Hillary Clinton seemed to hint on Friday that the Clinton Foundation may be in the early stages of winding down.
During a phone interview on MSNBC’s “Morning Joe,” the Democratic presidential nominee said the foundation is “looking for partners” to “carry out” its work should she win the White House in November.
“We’re going to make sure we don’t undermine the excellence and the results,” she said.
Clinton added: “Winding down some of these programs takes time. You don’t just turn off an off and on switch.”
The Clinton Foundation has come under increased scrutiny over the past few weeks. Donald Trump, her Republican opponent, and his surrogates have repeatedly accused Clinton of providing top foundation donors with favours while serving as secretary of state. Trump has alleged that she ran a “pay-to-play” operation during her years as the department’s head.
During her Friday morning interview, hosts Joe Scarborough and Mika Brzezinski relentlessly pressed her with questions on the topic.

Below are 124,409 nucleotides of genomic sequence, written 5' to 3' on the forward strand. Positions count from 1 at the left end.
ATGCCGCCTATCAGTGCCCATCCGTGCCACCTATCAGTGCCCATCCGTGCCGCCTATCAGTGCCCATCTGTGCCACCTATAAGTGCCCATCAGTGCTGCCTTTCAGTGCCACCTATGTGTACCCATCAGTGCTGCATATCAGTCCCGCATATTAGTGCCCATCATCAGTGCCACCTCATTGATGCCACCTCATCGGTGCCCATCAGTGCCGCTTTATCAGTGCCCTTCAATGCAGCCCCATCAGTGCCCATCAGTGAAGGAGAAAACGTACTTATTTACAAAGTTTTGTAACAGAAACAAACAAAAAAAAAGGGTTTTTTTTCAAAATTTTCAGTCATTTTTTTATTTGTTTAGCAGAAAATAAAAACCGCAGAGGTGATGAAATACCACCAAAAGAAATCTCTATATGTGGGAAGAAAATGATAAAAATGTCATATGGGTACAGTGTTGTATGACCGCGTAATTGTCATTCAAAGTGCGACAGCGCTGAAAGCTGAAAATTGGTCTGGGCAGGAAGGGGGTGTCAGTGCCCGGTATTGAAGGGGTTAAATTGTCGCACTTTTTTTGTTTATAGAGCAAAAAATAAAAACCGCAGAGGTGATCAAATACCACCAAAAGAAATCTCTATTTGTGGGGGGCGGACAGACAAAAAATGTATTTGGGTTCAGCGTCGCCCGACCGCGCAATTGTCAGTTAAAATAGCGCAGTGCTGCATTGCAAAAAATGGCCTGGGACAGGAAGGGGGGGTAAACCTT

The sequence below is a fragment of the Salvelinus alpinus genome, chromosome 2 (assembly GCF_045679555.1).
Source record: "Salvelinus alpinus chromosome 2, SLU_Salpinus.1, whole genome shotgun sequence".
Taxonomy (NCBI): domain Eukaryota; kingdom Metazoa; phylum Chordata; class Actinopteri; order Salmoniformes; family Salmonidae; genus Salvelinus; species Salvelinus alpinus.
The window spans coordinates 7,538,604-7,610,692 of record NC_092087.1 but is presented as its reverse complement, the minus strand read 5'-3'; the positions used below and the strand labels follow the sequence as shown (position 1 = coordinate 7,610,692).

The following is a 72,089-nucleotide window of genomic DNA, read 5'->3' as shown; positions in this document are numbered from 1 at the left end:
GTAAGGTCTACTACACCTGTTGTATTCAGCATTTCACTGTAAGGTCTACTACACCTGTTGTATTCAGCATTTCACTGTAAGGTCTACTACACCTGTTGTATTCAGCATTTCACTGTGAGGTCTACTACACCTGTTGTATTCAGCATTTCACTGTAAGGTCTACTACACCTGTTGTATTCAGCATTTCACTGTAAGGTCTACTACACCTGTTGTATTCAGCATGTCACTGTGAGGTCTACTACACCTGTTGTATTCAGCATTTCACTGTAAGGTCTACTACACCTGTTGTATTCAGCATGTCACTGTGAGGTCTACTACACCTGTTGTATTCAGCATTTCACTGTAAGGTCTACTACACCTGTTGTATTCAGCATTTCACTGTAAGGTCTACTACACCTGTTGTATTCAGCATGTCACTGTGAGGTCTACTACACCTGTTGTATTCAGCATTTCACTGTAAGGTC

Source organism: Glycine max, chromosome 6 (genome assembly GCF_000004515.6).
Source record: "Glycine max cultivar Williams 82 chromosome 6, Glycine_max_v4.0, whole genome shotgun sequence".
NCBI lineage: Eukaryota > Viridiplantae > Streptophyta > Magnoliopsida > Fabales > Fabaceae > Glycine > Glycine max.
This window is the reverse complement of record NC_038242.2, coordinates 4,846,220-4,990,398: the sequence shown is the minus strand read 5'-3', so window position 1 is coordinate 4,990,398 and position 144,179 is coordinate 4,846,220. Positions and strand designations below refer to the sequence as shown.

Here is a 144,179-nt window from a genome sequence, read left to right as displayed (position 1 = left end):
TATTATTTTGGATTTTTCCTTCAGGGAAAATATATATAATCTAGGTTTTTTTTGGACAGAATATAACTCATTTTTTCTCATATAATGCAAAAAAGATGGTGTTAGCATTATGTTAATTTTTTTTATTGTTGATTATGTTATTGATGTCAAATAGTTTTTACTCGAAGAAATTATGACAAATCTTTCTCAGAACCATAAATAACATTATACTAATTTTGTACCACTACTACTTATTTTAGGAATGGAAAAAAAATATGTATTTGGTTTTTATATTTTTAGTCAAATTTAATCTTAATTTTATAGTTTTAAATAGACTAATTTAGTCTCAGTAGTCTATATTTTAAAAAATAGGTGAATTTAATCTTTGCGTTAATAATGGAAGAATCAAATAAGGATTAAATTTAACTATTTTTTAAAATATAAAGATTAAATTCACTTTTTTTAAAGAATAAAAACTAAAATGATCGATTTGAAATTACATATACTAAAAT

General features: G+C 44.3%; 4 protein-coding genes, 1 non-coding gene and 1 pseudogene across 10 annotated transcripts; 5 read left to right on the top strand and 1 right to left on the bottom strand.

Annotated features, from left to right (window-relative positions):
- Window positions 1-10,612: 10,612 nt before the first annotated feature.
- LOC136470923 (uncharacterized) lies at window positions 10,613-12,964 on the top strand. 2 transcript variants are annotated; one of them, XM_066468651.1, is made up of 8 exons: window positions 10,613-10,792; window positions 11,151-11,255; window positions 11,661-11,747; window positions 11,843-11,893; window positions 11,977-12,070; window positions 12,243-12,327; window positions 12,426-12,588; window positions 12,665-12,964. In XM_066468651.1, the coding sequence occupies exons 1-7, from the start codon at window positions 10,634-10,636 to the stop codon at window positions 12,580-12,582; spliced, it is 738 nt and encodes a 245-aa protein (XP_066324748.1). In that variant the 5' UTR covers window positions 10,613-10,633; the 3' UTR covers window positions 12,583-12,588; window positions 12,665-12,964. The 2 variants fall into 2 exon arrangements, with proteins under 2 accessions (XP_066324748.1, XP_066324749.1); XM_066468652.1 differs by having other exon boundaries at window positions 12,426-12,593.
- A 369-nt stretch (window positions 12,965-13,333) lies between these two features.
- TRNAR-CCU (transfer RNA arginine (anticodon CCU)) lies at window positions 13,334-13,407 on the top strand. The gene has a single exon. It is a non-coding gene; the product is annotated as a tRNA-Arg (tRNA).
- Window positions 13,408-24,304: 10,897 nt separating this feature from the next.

“Are you certain that there are no emails or foundation ties to foreign entities that will be revealed that perhaps permanently impact your presidential prospects?” Brzezinski asked.
“Mika, I am sure,” Clinton replied. “And I am sure because I have a very strong foundation of understanding of the foundation — not to play on words — that the kind of work the foundation has done … is work that went right into providing services for people.”
The former secretary of state continued: “As we have said before, neither my husband, my daughter, nor I have ever taken a penny of salary from the foundation. My work as secretary of state was not influenced by any outside forces. I made policy decisions on what I thought was right to keep Americans safe and protect our interests abroad.”
Clinton said that the Clinton Foundation has gone “above and beyond” legal standards to “avoid those questions.”
“But it raises questions,” Brzezinski interjected. “Madam secretary, if a Republican candidate was running against you and served as secretary of state, and had a foundation that took donations from foreign entities wouldn’t you be criticising her for a conflict of interest? And in retrospect, was that a good idea if you’re not going to be doing it in some cases as president?”
“Mika, I would not be criticising. I would be looking at the work,” Clinton said, insisting she would praise the person for the work if no conflict of interest was apparent.
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